New report aims to improve safety in Western Australia's mining sector
TheDepartment of Mines and Petroleum(DMP) aims to improve the overall safety of mining activities in Western Australia, releasing a new report that ou...
The Department of Mines and Petroleum (DMP) aims to improve the overall safety of mining activities in Western Australia, releasing a new report that outlines the groundwork to reducing mining fatalities and injuries in the region.
The ‘Serious Injury Review’ report analyzed 658 serious mining injuries, including three fatalities, during a six month period from July to December 2013 to gain a better understanding of how serious accidents unfold. The report also assessed 52 fatal accidents between 2000 and 2012 to better understand how to prevent them from having fatal outcomes.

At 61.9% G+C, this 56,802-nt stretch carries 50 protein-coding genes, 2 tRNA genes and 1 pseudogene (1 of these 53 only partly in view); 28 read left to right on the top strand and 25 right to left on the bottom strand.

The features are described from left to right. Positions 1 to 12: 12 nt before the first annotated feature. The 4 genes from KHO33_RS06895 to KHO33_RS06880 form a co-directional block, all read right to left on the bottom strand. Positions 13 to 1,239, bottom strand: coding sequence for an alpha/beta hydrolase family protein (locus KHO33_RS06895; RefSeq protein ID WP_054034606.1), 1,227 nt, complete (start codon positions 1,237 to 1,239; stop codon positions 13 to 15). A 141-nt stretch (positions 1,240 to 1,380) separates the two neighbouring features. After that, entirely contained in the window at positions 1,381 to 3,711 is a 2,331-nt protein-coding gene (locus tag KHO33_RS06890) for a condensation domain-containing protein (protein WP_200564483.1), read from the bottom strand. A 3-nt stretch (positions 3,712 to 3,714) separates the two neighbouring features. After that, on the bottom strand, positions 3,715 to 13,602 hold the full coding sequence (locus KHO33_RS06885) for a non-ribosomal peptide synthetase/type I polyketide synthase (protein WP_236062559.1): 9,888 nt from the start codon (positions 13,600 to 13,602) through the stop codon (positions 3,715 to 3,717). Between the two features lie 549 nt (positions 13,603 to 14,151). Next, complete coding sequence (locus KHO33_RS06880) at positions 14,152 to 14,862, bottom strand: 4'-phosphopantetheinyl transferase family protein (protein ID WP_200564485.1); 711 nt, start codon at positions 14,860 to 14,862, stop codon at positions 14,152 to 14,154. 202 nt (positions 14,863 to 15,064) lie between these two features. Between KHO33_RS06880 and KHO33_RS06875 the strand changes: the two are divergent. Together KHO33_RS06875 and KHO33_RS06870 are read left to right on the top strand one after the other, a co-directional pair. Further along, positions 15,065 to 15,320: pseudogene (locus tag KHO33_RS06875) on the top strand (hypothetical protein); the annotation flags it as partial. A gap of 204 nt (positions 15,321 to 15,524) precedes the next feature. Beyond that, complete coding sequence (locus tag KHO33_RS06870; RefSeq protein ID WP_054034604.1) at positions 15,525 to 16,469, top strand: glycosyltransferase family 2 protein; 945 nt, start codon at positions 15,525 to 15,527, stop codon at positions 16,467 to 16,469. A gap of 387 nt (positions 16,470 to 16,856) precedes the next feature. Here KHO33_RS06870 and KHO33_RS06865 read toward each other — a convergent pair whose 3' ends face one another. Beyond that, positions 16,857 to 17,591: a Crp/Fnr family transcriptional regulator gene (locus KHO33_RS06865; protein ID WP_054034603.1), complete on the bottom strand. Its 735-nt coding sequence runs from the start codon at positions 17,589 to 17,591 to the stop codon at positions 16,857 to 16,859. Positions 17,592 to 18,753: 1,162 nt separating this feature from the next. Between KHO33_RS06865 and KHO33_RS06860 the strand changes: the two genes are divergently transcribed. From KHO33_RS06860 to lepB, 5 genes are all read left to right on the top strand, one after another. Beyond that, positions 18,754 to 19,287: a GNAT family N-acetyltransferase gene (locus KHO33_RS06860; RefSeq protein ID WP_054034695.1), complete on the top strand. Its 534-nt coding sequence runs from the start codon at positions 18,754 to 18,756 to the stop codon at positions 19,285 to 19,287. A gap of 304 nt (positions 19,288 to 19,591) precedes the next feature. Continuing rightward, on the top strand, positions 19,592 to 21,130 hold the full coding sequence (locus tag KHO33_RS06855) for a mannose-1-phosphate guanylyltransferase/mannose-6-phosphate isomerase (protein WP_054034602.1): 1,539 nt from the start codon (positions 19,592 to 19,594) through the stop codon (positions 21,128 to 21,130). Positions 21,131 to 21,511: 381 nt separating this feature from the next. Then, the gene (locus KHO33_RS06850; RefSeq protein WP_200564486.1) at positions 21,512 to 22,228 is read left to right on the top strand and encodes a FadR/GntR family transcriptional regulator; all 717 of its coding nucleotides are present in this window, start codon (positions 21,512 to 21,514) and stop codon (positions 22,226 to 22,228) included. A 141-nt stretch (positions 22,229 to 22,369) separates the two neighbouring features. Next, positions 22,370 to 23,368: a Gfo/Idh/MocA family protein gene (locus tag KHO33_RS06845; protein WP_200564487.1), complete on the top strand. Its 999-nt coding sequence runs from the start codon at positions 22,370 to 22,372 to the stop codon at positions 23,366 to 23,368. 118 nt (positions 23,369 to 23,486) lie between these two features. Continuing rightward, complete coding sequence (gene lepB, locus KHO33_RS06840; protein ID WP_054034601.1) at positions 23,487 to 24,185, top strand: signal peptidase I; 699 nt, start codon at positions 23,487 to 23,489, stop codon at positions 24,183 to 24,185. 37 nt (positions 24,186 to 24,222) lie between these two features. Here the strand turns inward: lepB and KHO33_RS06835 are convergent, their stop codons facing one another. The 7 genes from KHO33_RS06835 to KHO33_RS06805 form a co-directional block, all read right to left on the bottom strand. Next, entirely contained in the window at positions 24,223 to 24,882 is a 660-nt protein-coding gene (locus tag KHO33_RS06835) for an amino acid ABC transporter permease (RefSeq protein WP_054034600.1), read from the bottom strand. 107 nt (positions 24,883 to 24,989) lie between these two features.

The three main hazards identified in the report are: falling while working at height; being in the line of fire from objects or suspended loads; and being struck or crushed by machines or heavy components.
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“The key objective of both these reports was to develop a better understanding of the injury risk profile of the State’s mining industry,” said Andrew Chaplyn, Department of Mines and Petroleum engineer.
“These risk profiles have been compared to establish if the hazards and causation factors identified from the recent serious injury data are consistent with the results of the fatal accident review.
“Both the serious injury review and the fatal accident review have independently identified the three main hazards for all employees.